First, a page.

I watch him at work.

And then, Anwar stops suddenly, and after taking a deep breath, he glances at the invisible wall on his left, seemingly staring at me.

An old, outmoded reflex takes hold.

For just that little instant, I turn and look away.


I met the artist only once. It was eleven years ago, and the immersion chambers were becoming universal, and I took it upon myself to travel to Anwar’s tiny corner of the world, shaking his hand while explaining, “I was one of the asshole bastards who stole your Alexander epic. But I waited for you to be finished, unlike most of the pricks. And I didn’t give it away or sell it, and I certainly never slapped my own name on it and pretended it was mine.”

I already had a fair estimate of Anwar’s character. I had dedicated several hundred hours into eavesdropping, and I’d interviewed friends and studied school records, and by assorted means, I had acquired notes made by a therapist and love letters written by past girlfriends. He would be furious with my confession, I knew. He might even try to hurt me. But he was barely five foot six, and I went to him wearing half a dozen personal security devices.

I wasn’t too worried.

And sure enough, he was only angry. Only furious. He screamed in three languages, cursing and gesturing. But he never took a swing at me, and his only substantive threat was to call an attorney.

“Do that,” I recommended. “Legal help is always valuable. Not that it would have helped you in any substantive way. But if you’d taken the trouble when you embarked on your career, you could have at least protected yourself from some very hard surprises.”

That boyish face turned stiff and cold.

“You have rights,” I agreed. “In theory, your intellectual properties will always belong to you. But the practical issues are inescapable. You are one little man with a narrow set of talents. All your energies go into your work, as they should. But because you’re exceptionally good with this new technology, what you accomplish is in demand. What you produce draws the thieves. And the thieves are just as talented in their realm as you are in yours.”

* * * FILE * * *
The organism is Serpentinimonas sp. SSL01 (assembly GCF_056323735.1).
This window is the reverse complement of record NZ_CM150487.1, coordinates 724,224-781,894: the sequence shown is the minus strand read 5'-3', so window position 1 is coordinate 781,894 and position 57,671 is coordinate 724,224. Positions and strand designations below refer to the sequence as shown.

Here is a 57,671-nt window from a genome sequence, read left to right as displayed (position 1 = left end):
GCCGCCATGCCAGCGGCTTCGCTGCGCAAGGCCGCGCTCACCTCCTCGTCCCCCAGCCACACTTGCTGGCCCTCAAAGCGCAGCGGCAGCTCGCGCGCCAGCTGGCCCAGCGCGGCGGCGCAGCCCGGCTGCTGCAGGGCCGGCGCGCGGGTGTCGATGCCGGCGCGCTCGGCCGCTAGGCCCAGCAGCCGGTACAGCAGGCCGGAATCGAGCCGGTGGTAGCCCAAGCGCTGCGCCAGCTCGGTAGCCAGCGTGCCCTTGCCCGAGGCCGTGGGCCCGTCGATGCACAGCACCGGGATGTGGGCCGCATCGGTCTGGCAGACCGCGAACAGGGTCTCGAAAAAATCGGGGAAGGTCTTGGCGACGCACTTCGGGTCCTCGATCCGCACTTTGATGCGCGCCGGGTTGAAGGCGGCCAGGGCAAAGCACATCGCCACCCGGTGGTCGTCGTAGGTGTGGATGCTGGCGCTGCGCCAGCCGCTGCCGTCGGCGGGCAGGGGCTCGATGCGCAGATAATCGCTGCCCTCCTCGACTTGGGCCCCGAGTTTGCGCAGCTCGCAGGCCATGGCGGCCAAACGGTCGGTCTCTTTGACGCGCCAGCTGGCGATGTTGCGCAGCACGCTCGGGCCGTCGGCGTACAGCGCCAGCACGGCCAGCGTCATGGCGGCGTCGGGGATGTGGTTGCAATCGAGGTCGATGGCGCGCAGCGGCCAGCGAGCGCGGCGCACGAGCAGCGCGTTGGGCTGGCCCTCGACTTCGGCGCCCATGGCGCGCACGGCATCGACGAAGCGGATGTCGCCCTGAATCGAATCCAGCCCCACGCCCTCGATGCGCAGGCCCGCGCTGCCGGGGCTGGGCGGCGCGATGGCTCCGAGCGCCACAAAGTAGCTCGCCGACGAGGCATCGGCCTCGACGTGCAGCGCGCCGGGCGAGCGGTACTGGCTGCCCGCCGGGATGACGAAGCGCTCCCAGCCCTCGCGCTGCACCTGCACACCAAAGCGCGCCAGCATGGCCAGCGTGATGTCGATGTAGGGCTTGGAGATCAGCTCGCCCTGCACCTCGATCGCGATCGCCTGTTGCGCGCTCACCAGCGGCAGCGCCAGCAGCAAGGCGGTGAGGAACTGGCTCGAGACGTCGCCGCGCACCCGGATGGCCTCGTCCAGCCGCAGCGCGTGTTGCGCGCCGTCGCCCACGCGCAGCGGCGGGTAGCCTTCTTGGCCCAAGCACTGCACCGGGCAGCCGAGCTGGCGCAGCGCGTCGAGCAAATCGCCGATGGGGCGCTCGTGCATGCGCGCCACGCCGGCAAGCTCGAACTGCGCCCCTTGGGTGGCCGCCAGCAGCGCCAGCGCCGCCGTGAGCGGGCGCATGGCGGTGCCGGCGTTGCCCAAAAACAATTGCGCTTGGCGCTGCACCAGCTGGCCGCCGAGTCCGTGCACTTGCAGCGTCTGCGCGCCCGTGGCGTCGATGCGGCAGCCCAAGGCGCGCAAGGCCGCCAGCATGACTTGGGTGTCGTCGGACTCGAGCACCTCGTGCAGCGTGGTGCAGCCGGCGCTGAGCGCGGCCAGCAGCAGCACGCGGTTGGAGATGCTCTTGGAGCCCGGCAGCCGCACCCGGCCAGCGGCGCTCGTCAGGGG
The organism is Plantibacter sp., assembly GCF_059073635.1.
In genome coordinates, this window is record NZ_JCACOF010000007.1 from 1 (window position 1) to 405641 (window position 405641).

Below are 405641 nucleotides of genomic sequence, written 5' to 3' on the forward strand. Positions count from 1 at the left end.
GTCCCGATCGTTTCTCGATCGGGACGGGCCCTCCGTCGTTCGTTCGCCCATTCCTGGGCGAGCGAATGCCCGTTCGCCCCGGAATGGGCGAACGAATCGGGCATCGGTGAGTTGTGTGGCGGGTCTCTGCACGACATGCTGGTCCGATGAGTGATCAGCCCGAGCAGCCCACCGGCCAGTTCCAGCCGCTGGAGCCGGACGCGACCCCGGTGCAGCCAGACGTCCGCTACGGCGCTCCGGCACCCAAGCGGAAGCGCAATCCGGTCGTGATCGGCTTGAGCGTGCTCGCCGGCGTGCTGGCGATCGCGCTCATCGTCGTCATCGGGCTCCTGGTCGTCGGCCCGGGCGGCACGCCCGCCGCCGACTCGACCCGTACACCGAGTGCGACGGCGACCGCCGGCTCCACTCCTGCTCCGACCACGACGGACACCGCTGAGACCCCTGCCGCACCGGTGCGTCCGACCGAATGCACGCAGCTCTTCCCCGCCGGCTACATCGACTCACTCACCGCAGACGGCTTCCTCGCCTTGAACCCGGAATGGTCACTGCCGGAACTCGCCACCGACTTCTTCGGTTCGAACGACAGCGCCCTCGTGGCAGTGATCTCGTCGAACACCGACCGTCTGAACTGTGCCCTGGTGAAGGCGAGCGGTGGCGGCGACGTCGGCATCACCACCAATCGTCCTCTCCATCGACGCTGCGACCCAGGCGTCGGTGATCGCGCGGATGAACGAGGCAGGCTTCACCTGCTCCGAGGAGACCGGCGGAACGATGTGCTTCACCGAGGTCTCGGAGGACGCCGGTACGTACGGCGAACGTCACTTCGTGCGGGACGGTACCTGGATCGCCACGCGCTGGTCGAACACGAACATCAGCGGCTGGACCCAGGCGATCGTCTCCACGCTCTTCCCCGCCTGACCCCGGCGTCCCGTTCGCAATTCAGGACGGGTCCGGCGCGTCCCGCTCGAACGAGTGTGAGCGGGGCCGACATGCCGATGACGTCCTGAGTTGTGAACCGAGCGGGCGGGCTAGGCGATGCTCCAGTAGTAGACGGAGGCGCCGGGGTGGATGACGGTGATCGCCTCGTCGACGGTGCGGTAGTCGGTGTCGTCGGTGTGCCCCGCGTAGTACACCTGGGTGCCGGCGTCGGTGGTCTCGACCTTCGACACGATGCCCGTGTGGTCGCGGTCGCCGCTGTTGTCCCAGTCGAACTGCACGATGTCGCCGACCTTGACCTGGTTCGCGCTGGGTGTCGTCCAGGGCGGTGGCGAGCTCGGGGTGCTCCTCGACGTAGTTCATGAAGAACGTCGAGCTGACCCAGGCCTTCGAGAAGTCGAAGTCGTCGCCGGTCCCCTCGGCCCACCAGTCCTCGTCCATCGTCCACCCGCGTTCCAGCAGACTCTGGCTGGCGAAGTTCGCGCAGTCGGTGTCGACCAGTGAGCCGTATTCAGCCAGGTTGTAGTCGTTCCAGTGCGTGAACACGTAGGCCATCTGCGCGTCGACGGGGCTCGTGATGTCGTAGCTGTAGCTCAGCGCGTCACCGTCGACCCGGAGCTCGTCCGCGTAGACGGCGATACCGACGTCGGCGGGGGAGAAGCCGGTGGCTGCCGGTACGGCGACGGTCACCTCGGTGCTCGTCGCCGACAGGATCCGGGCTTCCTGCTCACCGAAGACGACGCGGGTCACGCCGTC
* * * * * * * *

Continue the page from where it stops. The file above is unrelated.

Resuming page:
He realized that I was complimenting him, in a fashion, and for a moment, his face softened.

“The last thirty years have proven what we should have always known,” I explained. “There’s no such animal as intellectual property. Almost everything in our skulls comes from somewhere else. The languages we speak. The beliefs we cherish. The names we wear, and even the ideas that we like to think of as our own.” Then I laughed with a dismissive tone. “Your Alexander adventure, for instance. Do you realize? Even before you published, it was stolen seventeen times, then reedited in clumsy ways, and distributed for miniscule fees, not just on this world but on the other three, and throughout the orbital cities, and don’t get me started about the AI pirate community—“

“What do you want?” he barked.

I let him broil for another moment. Then quietly, and firmly, I told him, “You’re selfish, and in business matters, you’re incompetent. I bet you told yourself that you’d get rich. Am I right? That’s why you’re so pissed. Some artists don’t care if pirates steal their work and offer it for nothing. But I think we both realize that only the untalented and desperate can live that way, seeing other names lashed to their own work.”

“Again,” said Anwar. “What do you want?”

“To steal everything that you produce.” Then I let my smile fall away, showing him my own resolve. “I have a contract for you to sign. But before you do that, please, find an attorney.” He would settle for a second-rate attorney, I guessed. Correctly. “The agreement gives me the exclusive right to help publish your work, with a fair division of all proceeds, and to make your sacrifice worthwhile, I’ll protect your work and name from pirates and pretenders. Like a vicious dog, I’ll defend every asset of yours. Right now, with my considerable skills and an extensive AI staff, I’m able to give my artists as much as six weeks of undiluted earnings from whatever is their natural audience--”

“Who are you?” he interrupted.

I told him my name.

A look came into those dreamy eyes. Quietly, with a mixture of horror and reverence, he admitted, “I’ve heard about you.”